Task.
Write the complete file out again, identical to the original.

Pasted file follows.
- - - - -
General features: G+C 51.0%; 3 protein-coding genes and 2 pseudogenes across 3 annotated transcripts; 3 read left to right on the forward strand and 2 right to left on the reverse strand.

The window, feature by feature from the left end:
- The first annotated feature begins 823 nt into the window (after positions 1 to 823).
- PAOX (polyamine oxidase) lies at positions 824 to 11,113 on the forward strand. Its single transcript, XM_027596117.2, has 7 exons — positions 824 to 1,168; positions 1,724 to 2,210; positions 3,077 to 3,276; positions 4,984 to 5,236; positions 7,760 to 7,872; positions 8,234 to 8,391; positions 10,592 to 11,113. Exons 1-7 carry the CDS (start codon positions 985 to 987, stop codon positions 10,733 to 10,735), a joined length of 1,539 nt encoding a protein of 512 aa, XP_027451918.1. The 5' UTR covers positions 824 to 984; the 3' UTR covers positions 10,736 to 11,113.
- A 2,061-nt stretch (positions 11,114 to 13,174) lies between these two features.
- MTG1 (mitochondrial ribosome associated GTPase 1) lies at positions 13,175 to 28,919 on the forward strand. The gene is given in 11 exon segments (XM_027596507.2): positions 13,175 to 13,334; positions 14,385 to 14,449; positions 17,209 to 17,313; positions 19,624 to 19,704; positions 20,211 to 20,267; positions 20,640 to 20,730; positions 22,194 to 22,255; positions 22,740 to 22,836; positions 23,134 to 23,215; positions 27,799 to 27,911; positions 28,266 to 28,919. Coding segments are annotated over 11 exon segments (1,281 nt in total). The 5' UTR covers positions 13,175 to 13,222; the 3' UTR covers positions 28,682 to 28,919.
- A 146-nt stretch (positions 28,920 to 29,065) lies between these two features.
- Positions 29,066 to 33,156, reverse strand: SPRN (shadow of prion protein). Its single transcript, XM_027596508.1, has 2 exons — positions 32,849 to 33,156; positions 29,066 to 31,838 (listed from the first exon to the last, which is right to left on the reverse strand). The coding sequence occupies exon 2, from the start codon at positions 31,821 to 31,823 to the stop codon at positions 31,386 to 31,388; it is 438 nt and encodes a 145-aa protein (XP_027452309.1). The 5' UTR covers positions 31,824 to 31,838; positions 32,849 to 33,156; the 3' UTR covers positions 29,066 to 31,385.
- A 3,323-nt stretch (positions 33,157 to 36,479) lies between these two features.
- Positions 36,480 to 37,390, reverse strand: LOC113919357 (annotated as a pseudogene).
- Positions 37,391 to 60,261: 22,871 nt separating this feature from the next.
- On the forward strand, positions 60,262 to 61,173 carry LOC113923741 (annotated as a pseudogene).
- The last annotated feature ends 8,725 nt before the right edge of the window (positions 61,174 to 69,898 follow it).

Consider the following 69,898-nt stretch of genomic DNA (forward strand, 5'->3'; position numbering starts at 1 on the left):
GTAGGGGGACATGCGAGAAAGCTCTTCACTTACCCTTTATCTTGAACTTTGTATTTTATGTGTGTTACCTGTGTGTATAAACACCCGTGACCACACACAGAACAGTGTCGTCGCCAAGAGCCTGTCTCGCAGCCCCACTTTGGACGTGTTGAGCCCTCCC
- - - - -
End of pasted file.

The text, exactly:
General features: G+C 51.0%; 3 protein-coding genes and 2 pseudogenes across 3 annotated transcripts; 3 read left to right on the forward strand and 2 right to left on the reverse strand.

The window, feature by feature from the left end:
- The first annotated feature begins 823 nt into the window (after positions 1 to 823).
- PAOX (polyamine oxidase) lies at positions 824 to 11,113 on the forward strand. Its single transcript, XM_027596117.2, has 7 exons — positions 824 to 1,168; positions 1,724 to 2,210; positions 3,077 to 3,276; positions 4,984 to 5,236; positions 7,760 to 7,872; positions 8,234 to 8,391; positions 10,592 to 11,113. Exons 1-7 carry the CDS (start codon positions 985 to 987, stop codon positions 10,733 to 10,735), a joined length of 1,539 nt encoding a protein of 512 aa, XP_027451918.1. The 5' UTR covers positions 824 to 984; the 3' UTR covers positions 10,736 to 11,113.
- A 2,061-nt stretch (positions 11,114 to 13,174) lies between these two features.
- MTG1 (mitochondrial ribosome associated GTPase 1) lies at positions 13,175 to 28,919 on the forward strand. The gene is given in 11 exon segments (XM_027596507.2): positions 13,175 to 13,334; positions 14,385 to 14,449; positions 17,209 to 17,313; positions 19,624 to 19,704; positions 20,211 to 20,267; positions 20,640 to 20,730; positions 22,194 to 22,255; positions 22,740 to 22,836; positions 23,134 to 23,215; positions 27,799 to 27,911; positions 28,266 to 28,919. Coding segments are annotated over 11 exon segments (1,281 nt in total). The 5' UTR covers positions 13,175 to 13,222; the 3' UTR covers positions 28,682 to 28,919.
- A 146-nt stretch (positions 28,920 to 29,065) lies between these two features.
- Positions 29,066 to 33,156, reverse strand: SPRN (shadow of prion protein). Its single transcript, XM_027596508.1, has 2 exons — positions 32,849 to 33,156; positions 29,066 to 31,838 (listed from the first exon to the last, which is right to left on the reverse strand). The coding sequence occupies exon 2, from the start codon at positions 31,821 to 31,823 to the stop codon at positions 31,386 to 31,388; it is 438 nt and encodes a 145-aa protein (XP_027452309.1). The 5' UTR covers positions 31,824 to 31,838; positions 32,849 to 33,156; the 3' UTR covers positions 29,066 to 31,385.
- A 3,323-nt stretch (positions 33,157 to 36,479) lies between these two features.
- Positions 36,480 to 37,390, reverse strand: LOC113919357 (annotated as a pseudogene).
- Positions 37,391 to 60,261: 22,871 nt separating this feature from the next.
- On the forward strand, positions 60,262 to 61,173 carry LOC113923741 (annotated as a pseudogene).
- The last annotated feature ends 8,725 nt before the right edge of the window (positions 61,174 to 69,898 follow it).

Consider the following 69,898-nt stretch of genomic DNA (forward strand, 5'->3'; position numbering starts at 1 on the left):
GTAGGGGGACATGCGAGAAAGCTCTTCACTTACCCTTTATCTTGAACTTTGTATTTTATGTGTGTTACCTGTGTGTATAAACACCCGTGACCACACACAGAACAGTGTCGTCGCCAAGAGCCTGTCTCGCAGCCCCACTTTGGACGTGTTGAGCCCTCCC